- Loss power from speed – power loss that is measured during coast down phase – free rotation loss
- Loss power from load – power that is lost due to power transfer efficiency – both in drivetrain and on tire-roller patch
- Drivetrain inertial power – power that is being accumulated in drivetrain inertia – mainly vehicle wheels
- Engine inertial power – power that is being accumulated in engine inertia – mainly engine flywheel
- Loss power = Loss power from speed + Loss power from load + Drivetrain inertial power + Engine inertial power
- Engine power = Power on wheels + Loss power
Some questions that may arise
Why “Loss power” on your dyno is different than on other software? Why are there bumps on “Loss power” in main chart. Why it falls at the end. Shouldn’t it be smooth and rise up to the end?
Loss power in main chart is a sum of loss from speed, loss from load, power lost to accelerate drivetrain, power lost to accelerate engine flywheel. Because some of these are a fraction of generated engine power, all fluctuations of engine power will be partly reflected on this curve.
Loss power from speed, that is measured in coast down phase, should be smooth and rise up to the end. You can see this curve in the bottom chart (curve 2).
Other software may show only loss measured during coast down phase and add other losses to “Power on wheels” or “Power on engine”.
Some software will just compensate other losses with higher inertia value in dyno configuration. With this approach, the engine power result will still be correct for typical vehicles, but it may be inaccurate for some configurations.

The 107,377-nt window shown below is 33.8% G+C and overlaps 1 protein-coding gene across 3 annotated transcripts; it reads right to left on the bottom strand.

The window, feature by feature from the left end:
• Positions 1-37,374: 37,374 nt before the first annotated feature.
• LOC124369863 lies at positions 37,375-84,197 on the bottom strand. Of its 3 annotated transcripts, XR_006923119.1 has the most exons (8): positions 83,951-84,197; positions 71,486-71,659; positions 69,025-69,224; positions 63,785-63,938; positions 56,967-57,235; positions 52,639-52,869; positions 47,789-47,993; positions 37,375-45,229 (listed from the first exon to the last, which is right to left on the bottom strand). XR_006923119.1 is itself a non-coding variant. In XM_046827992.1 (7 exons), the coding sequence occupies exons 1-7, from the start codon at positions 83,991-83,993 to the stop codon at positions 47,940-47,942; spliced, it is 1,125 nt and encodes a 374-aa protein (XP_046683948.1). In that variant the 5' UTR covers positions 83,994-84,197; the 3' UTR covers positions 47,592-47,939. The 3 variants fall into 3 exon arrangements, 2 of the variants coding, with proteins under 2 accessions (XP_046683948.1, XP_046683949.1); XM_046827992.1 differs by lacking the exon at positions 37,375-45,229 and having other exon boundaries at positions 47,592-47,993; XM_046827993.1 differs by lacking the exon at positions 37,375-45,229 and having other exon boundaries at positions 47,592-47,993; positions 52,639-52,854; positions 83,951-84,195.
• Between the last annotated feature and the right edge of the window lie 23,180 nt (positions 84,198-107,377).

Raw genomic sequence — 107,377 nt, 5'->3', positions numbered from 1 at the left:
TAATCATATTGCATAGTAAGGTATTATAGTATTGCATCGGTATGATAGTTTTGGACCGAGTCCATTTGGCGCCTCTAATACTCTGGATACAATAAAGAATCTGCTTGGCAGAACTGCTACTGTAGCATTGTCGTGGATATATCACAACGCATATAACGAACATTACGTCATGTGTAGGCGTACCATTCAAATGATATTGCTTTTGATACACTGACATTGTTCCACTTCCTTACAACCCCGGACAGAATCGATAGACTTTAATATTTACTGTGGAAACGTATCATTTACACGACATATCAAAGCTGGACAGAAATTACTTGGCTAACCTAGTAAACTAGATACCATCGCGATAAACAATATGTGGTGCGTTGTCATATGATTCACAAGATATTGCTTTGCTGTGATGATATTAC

Why “Loss power” and “Power on wheels” change if I make short inertial only run or long run with absorber and slow acceleration?
Loss power from speed (curve 2) measured during coast down will not change. Total loss power (curve 6) which also contains power used to accelerate engine flywheel and vehicle wheels will. To explain this, let’s calculate a simple example:
Rotational inertia of two typical 60cm car wheels: ~2kg*m²
Kinetic energy accumulated in these two wheels when running at 200km/h: 34kJ
Average power needed to accelerate the wheels in 10 seconds = 34kJ / 10s = 3.4kW
Average power needed to accelerate the wheels in 60 seconds = 34kJ / 60s = 0.6kW
As you can see, during fast inertial only run, vehicle drivetrain inertia consumes more engine power. This power is added to “Loss power” (curve 6) and subtracted from “Power on wheels” (curve 1).
In longer run with absorber, less power (not less energy) goes to accelerate vehicle drivetrain. This power will go to the dyno, and it will increase “Power on wheels” reading.
Of course, these calculated average power values are a big simplification, as the power consumed by wheels rotational inertia is not constant across the run.
This effect is also a reason why inertial dynamometers that don’t take flywheel inertia into account will show higher engine power after change to light flywheel. Of course, with a light flywheel, your car will accelerate faster because during acceleration power available at the wheels will be greater, but the flywheel didn’t change static engine power output.